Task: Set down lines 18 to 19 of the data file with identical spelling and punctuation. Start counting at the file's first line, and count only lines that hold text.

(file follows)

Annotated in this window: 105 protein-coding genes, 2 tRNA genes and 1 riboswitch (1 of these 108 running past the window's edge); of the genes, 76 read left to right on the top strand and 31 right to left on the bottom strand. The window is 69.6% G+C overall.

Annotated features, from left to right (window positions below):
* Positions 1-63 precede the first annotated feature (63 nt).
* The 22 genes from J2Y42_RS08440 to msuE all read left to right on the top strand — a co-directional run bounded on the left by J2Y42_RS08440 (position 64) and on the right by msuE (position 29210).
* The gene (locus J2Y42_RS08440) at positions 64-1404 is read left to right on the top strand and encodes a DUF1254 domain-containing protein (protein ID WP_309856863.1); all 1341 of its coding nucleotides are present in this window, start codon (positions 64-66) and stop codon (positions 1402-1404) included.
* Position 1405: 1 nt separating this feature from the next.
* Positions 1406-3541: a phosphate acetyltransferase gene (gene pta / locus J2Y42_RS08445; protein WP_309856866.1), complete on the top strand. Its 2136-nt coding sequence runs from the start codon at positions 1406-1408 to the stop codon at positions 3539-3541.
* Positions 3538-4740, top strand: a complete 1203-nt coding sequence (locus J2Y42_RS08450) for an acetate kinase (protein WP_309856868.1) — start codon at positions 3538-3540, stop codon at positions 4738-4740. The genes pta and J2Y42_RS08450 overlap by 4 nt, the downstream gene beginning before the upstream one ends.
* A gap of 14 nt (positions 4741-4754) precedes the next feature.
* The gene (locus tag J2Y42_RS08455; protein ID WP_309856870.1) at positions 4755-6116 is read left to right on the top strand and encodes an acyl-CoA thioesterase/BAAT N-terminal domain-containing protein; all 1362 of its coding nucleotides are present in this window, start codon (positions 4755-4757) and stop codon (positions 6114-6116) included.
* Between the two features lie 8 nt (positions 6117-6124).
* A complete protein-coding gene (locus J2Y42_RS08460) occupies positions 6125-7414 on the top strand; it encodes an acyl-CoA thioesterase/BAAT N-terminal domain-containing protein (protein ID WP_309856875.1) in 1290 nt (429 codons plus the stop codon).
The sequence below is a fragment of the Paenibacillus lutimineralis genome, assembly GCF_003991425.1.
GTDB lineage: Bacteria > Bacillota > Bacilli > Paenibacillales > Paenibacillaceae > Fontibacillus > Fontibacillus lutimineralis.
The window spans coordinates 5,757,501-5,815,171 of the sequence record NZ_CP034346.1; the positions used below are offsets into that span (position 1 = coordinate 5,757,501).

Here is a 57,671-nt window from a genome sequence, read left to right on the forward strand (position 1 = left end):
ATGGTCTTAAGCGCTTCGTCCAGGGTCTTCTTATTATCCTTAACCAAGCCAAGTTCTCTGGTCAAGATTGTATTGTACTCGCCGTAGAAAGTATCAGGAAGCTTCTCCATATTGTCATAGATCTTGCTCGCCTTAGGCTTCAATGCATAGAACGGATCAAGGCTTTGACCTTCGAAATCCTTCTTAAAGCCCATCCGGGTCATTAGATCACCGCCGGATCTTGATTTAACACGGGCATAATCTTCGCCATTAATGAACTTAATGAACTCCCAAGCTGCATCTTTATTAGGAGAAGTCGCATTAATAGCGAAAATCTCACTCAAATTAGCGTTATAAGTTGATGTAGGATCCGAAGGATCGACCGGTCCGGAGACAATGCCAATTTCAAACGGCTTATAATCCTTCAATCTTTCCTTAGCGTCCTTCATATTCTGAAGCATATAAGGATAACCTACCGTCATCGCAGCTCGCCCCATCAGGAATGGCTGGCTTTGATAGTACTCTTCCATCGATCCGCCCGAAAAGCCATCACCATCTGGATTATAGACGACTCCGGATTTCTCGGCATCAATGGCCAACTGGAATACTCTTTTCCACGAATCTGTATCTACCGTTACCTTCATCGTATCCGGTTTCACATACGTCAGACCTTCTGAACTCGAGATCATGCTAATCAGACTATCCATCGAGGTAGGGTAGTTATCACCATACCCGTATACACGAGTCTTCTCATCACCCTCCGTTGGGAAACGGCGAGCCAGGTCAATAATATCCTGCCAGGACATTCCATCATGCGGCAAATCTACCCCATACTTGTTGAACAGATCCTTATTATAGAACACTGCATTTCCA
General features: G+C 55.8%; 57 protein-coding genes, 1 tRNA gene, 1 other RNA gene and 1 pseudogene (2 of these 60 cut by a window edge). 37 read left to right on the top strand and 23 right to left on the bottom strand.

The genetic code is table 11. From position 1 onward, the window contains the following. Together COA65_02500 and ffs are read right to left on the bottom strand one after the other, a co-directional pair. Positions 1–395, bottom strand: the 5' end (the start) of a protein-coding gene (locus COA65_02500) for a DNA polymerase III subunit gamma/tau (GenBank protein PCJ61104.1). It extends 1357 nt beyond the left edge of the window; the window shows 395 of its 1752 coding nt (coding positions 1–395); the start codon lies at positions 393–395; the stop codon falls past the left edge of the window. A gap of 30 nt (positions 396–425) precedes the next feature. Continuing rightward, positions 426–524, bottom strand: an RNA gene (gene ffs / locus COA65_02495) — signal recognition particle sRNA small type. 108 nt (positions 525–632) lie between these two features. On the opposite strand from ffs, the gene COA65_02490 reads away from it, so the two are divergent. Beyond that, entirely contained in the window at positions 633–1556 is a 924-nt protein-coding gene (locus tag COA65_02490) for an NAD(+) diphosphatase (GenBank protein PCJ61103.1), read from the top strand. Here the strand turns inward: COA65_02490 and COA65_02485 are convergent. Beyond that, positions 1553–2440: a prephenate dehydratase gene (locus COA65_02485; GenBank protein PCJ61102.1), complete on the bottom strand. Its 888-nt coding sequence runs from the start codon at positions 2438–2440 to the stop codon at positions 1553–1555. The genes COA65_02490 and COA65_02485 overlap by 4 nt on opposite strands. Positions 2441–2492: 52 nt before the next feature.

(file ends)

General features: G+C 55.8%; 57 protein-coding genes, 1 tRNA gene, 1 other RNA gene and 1 pseudogene (2 of these 60 cut by a window edge). 37 read left to right on the top strand and 23 right to left on the bottom strand.

The genetic code is table 11. From position 1 onward, the window contains the following. Together COA65_02500 and ffs are read right to left on the bottom strand one after the other, a co-directional pair. Positions 1–395, bottom strand: the 5' end (the start) of a protein-coding gene (locus COA65_02500) for a DNA polymerase III subunit gamma/tau (GenBank protein PCJ61104.1). It extends 1357 nt beyond the left edge of the window; the window shows 395 of its 1752 coding nt (coding positions 1–395); the start codon lies at positions 393–395; the stop codon falls past the left edge of the window. A gap of 30 nt (positions 396–425) precedes the next feature. Continuing rightward, positions 426–524, bottom strand: an RNA gene (gene ffs / locus COA65_02495) — signal recognition particle sRNA small type. 108 nt (positions 525–632) lie between these two features. On the opposite strand from ffs, the gene COA65_02490 reads away from it, so the two are divergent. Beyond that, entirely contained in the window at positions 633–1556 is a 924-nt protein-coding gene (locus tag COA65_02490) for an NAD(+) diphosphatase (GenBank protein PCJ61103.1), read from the top strand. Here the strand turns inward: COA65_02490 and COA65_02485 are convergent. Beyond that, positions 1553–2440: a prephenate dehydratase gene (locus COA65_02485; GenBank protein PCJ61102.1), complete on the bottom strand. Its 888-nt coding sequence runs from the start codon at positions 2438–2440 to the stop codon at positions 1553–1555. The genes COA65_02490 and COA65_02485 overlap by 4 nt on opposite strands. Positions 2441–2492: 52 nt before the next feature.